As I type these words, it is July 4— a day filled with bunting, parades, hot dogs, and political candidates slyly impugning one another’s patriotism. It is also a day to contemplate what this country of ours owes us, and what we owe it. The former has been the subject of such great debate during the endless presidential race that I’m going to leave it alone; for this moment, at least, let’s lay down our arms (and pick up our cherry bombs). But the latter is very much on my mind, thanks to Paul Burka’s piece in this issue (“State of Play”). Paul observes, correctly, that Barack Obama’s chances of winning Texas’s 34 electoral votes are between the proverbial slim and none, no matter how many paid staffers or amped-up volunteers the Illinois senator dispatches here. To the extent that Obama has even a hair’s breadth chance, and that his showing, good or bad, will affect the outcome of down-ballot races, it is all about turnout, about how many allegedly red-white-and-blue-blooded Texans drag their lazy duffs to the polls.

Voting is the most democratic of acts, and we are nothing if not proud to brag about our democratic proclivities. So it’s fair to ask why an alarming number of us are unwilling to avail ourselves of the right to choose the hearty souls who’ll lead us for two, four, or six years. This is a serious enough business that the mere thrusting into the air of purple-ink-stained fingers by Iraqi voters was viewed as a validation of our rationale for war in the Middle East. “We will succeed because the Iraqi people value their own liberty, as they showed the world last Sunday,” George W. Bush proclaimed in his 2005 State of the Union. “Americans recognize that spirit of liberty, because we share it.”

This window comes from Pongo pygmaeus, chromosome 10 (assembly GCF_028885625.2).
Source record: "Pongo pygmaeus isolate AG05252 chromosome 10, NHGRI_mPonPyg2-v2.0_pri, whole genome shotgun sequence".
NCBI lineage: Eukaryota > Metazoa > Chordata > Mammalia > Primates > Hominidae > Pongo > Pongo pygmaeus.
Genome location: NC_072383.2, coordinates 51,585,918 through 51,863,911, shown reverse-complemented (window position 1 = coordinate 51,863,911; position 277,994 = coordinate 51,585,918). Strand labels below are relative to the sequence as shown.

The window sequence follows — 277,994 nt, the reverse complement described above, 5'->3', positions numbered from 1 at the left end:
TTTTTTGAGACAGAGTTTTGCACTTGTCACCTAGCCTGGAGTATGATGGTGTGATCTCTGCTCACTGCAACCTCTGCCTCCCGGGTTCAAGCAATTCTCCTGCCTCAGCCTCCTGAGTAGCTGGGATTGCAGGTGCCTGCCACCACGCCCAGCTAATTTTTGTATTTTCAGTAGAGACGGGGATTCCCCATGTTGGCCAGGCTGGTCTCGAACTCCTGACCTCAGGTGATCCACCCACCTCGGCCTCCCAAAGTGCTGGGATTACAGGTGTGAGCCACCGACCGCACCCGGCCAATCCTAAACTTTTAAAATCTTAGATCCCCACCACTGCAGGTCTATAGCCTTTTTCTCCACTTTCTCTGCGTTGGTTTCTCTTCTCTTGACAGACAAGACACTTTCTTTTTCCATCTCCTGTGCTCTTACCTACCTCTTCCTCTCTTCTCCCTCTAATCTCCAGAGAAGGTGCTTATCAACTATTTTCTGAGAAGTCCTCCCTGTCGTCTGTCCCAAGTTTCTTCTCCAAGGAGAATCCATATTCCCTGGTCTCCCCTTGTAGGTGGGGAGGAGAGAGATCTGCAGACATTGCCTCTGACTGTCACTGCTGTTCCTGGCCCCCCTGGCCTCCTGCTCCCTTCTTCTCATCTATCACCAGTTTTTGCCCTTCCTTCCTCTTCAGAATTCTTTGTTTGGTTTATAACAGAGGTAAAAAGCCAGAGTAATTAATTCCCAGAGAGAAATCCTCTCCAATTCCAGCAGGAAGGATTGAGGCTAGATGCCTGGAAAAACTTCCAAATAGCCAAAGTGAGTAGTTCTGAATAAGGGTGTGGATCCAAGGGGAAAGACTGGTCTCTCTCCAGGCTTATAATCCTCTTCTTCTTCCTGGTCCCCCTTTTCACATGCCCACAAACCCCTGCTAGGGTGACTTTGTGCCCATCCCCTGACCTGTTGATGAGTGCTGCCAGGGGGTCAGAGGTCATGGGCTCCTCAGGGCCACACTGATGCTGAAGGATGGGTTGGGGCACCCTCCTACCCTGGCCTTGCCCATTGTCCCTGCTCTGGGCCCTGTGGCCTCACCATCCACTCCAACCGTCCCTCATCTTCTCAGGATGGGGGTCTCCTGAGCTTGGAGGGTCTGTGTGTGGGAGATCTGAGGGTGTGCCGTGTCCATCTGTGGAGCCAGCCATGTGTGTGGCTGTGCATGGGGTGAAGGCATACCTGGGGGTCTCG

And yet sharing it is not the same as demonstrating it in a tangible way. The fact is, at the presidential level, turnout of registered voters nationally and especially in our own state has declined over the past decade and a half. In 1980, when Ronald Reagan was first elected to the White House, some 68 percent of Texas’s registered voters showed up on Election Day. In 1984 another 68 percent did. In 1988 there was a slight dip to 66 percent, but in 1992 it was all the way up to 73 percent. And then the bottom dropped out: 1996, 53 percent; 2000, 52 percent; 2004, 57 percent. The past two elections, of course, had the motivating force of the former governor of Texas in the lead spot on the ballot. What’s likely to happen with no Texan, no Bush, on the ticket for only the second time in 28 years? (In case you’re wondering about gubernatorial election turnout, ugh: The past three cycles saw only 34, 36, and 32 percent of registered voters, respectively, bother to cast ballots. Rick Perry was reelected in 2006 by 1.7 million Texans out of a total of 13 million registered voters.)

As we know all too well, elections have consequences. This one is shaping up to be the most important of our time; whatever party you identify with or candidate you support, surely you’ll agree that we have major problems to solve and an assortment of very different solutions presented for our consideration. At the top of the ticket, the stark choice will affect national security, the economy, and health care, to name three of the many issues in play. But, as Paul notes, generating enthusiasm among voters of all ages, races, and castes, or failing to, could also shift or solidify the balance of power in the state House just two years before the next round of redistricting—good times!—determines the short-term future of politics and public policy in Texas.

Ours is a participatory democracy. It works only when you participate. You have three months to find a babysitter, beg for time off from work, rearrange your class schedule, and the like. So do so. Please.

Next Month

Tony Romo, Boone Pickens, letters from death row, Katrina evacuees today, Keith Carter’s discerning eye, and Mimi Swartz on the greening of Houston.